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Squash – Game On! A


While its heyday may have ended in the 80s, a squash program can still be a tremendous source of revenue BY MIKE MCPHEE


s someone in the club busi- ness for over 35 years, 24 of them as owner or manager of several fitness and squash


clubs in the GTA, I believe I have a unique perspective on how a squash component can be a viable business option in a commercial fitness club. In the 10+ years I spent as a club


design, marketing and management consultant and broker, I was often asked by clients if they should include squash courts at their new club or add them to their existing operation. My answer was, and is still, always


the same: “Where’s your bar?” and, “Who’s your pro?” Because kids aren’t exposed to


squash on television or in physical ed- ucation programs, it takes a pied piper to promote the game. I believe that squash pros who show a love of both the game and children, have done more to grow the game than any other single national or provincial game- growth campaign or initiative. In fact, you can trace all of today’s


46 Fitness Business Canada March/April 2014


best adult and junior players back to a relatively small collection of pro-junior squash professionals. These include Jeff Deverill, Rob Brooks and the late Dennis Goodfellow and Mark Sachvie. Besides grooming future squash


protégés, a club pro also plays an im- portant role in the retention of adult and/or junior players. The old adage, “Build it and they will come,” may ap- ply to baseball diamonds, but not to squash courts. Programming is a key factor in running an active and ener- gized squash venue and membership base. The best clubs offer a plethora of seasonal leagues, ladders, tournaments and special events that keep squash members (competitive and otherwise) continuously engaged and improving. Although it may seem contradicto-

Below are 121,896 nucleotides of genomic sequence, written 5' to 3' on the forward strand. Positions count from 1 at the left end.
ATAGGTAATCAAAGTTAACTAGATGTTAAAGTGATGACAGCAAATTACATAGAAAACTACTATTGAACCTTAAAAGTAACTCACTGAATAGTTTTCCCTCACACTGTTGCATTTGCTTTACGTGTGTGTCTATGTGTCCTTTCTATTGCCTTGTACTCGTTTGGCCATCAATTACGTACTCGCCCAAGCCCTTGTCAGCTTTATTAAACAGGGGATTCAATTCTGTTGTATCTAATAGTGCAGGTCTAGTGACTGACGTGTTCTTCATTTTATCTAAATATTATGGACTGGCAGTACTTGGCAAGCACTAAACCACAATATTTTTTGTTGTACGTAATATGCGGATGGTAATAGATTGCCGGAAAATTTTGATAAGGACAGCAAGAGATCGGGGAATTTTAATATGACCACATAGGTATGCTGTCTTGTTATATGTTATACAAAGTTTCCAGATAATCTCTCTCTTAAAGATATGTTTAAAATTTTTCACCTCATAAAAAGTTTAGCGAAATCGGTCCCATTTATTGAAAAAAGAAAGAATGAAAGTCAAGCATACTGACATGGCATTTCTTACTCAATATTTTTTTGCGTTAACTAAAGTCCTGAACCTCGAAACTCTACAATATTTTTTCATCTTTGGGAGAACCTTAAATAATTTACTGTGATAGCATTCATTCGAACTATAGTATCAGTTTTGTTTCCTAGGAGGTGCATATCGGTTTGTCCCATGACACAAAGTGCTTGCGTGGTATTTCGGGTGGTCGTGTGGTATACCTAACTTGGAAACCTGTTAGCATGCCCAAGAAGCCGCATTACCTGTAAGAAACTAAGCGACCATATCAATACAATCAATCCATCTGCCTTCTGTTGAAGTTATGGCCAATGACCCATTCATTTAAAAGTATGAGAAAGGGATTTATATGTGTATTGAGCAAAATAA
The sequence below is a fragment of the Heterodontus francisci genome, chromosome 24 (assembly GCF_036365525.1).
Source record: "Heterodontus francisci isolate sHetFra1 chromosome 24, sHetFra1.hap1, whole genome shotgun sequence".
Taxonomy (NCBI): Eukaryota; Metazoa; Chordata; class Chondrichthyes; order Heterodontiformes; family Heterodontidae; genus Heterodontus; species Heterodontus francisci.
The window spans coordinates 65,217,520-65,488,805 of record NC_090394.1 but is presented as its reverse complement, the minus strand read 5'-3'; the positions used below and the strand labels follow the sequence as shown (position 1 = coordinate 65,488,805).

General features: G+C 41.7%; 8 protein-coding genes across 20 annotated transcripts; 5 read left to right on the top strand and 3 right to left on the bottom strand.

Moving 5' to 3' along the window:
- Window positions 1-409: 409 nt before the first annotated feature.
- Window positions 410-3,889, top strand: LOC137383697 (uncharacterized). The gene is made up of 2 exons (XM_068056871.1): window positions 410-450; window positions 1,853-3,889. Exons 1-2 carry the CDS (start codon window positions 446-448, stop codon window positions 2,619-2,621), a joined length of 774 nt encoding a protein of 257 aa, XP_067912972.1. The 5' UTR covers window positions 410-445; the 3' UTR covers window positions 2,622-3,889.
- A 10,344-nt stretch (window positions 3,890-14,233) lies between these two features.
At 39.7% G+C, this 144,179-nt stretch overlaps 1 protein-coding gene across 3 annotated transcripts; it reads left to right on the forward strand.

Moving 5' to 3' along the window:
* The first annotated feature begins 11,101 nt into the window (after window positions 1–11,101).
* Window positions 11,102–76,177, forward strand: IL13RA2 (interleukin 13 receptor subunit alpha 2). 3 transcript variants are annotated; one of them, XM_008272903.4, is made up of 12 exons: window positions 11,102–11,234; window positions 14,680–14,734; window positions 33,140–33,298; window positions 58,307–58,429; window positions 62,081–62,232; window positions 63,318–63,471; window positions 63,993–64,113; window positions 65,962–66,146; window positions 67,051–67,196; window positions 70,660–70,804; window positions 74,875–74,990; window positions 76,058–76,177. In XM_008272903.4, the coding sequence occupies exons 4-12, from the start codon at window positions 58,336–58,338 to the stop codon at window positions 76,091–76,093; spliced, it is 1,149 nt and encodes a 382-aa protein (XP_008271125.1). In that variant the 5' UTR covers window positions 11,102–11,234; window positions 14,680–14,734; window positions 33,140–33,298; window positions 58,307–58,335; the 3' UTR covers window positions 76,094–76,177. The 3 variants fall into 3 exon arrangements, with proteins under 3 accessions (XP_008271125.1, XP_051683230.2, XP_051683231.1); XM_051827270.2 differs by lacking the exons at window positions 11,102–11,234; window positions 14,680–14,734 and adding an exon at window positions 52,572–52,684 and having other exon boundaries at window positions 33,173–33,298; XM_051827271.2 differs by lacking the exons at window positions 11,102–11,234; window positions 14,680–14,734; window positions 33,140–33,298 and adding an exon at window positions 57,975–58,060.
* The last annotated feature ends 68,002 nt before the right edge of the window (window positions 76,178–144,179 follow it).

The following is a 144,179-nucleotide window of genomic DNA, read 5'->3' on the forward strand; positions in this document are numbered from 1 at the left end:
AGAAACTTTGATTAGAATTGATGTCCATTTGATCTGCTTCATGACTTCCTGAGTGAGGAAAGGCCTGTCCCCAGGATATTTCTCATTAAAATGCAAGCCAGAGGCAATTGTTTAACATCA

ry for a fitness club to have a licensed bar, it is an absolute necessity for adult squash enthusiasts. Perhaps, the first thing to realize about most squash players is that they’re playing to satisfy their love of the game as well as to grat- ify their competitive and social spirits.


The fact that squash is a demanding


physical game is just an added bonus. In fact, I would even argue that while fitness members work out to get fit, many squash players play so they don’t get fat drinking beer. The challenge of course, is design-


ing and operating a club with both fit- ness and squash venues and doing this in such a way that all members co-ex- ist happily under one roof. In my expe- rience, this means creating an environ- ment that allows for squash members to have a post-game brew without overly exposing fitness members to this club dynamic. FBC


Mike McPhee is the general manager and a partner at the Barrie Athletic Club (www. barrieathleticclub.com) in Barrie, Ontario. He previously spent 25 years managing and/or owning several large and profitable clubs and also


started Club TeamWorks, a club design, mar- keting and management consulting service. Contact him at clubteamworks@hotmail.com.


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